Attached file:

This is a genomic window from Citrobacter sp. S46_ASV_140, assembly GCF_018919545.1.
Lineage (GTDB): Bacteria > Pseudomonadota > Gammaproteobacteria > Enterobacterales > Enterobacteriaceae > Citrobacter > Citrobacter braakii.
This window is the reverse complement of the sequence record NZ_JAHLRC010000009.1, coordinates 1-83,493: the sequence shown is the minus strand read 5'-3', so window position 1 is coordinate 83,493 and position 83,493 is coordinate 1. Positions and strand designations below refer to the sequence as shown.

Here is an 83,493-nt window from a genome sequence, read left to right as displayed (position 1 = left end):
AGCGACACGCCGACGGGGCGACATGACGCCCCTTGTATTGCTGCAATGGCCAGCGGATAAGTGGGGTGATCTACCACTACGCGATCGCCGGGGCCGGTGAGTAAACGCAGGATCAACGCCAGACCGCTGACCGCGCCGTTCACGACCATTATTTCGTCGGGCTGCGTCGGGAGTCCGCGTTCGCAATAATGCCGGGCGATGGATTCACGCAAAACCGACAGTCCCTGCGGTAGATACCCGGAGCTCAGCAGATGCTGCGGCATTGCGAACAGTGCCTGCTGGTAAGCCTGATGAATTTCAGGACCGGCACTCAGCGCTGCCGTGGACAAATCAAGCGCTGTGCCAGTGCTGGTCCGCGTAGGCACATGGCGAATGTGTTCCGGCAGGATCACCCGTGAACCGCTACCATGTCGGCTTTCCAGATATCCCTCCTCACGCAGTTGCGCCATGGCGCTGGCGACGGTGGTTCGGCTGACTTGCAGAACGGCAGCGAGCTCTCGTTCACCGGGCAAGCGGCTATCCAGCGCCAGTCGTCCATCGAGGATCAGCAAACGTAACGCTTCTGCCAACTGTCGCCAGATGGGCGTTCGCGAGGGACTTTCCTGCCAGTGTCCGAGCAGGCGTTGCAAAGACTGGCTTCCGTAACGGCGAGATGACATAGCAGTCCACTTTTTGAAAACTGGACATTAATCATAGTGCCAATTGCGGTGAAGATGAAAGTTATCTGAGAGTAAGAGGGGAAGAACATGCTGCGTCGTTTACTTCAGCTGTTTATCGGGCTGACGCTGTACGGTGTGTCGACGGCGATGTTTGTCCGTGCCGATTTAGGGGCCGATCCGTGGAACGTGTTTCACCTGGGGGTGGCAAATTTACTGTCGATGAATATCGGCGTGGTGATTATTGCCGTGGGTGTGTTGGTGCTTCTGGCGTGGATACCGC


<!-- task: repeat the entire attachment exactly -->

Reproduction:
This is a genomic window from Citrobacter sp. S46_ASV_140, assembly GCF_018919545.1.
Lineage (GTDB): Bacteria > Pseudomonadota > Gammaproteobacteria > Enterobacterales > Enterobacteriaceae > Citrobacter > Citrobacter braakii.
This window is the reverse complement of the sequence record NZ_JAHLRC010000009.1, coordinates 1-83,493: the sequence shown is the minus strand read 5'-3', so window position 1 is coordinate 83,493 and position 83,493 is coordinate 1. Positions and strand designations below refer to the sequence as shown.

Here is an 83,493-nt window from a genome sequence, read left to right as displayed (position 1 = left end):
AGCGACACGCCGACGGGGCGACATGACGCCCCTTGTATTGCTGCAATGGCCAGCGGATAAGTGGGGTGATCTACCACTACGCGATCGCCGGGGCCGGTGAGTAAACGCAGGATCAACGCCAGACCGCTGACCGCGCCGTTCACGACCATTATTTCGTCGGGCTGCGTCGGGAGTCCGCGTTCGCAATAATGCCGGGCGATGGATTCACGCAAAACCGACAGTCCCTGCGGTAGATACCCGGAGCTCAGCAGATGCTGCGGCATTGCGAACAGTGCCTGCTGGTAAGCCTGATGAATTTCAGGACCGGCACTCAGCGCTGCCGTGGACAAATCAAGCGCTGTGCCAGTGCTGGTCCGCGTAGGCACATGGCGAATGTGTTCCGGCAGGATCACCCGTGAACCGCTACCATGTCGGCTTTCCAGATATCCCTCCTCACGCAGTTGCGCCATGGCGCTGGCGACGGTGGTTCGGCTGACTTGCAGAACGGCAGCGAGCTCTCGTTCACCGGGCAAGCGGCTATCCAGCGCCAGTCGTCCATCGAGGATCAGCAAACGTAACGCTTCTGCCAACTGTCGCCAGATGGGCGTTCGCGAGGGACTTTCCTGCCAGTGTCCGAGCAGGCGTTGCAAAGACTGGCTTCCGTAACGGCGAGATGACATAGCAGTCCACTTTTTGAAAACTGGACATTAATCATAGTGCCAATTGCGGTGAAGATGAAAGTTATCTGAGAGTAAGAGGGGAAGAACATGCTGCGTCGTTTACTTCAGCTGTTTATCGGGCTGACGCTGTACGGTGTGTCGACGGCGATGTTTGTCCGTGCCGATTTAGGGGCCGATCCGTGGAACGTGTTTCACCTGGGGGTGGCAAATTTACTGTCGATGAATATCGGCGTGGTGATTATTGCCGTGGGTGTGTTGGTGCTTCTGGCGTGGATACCGC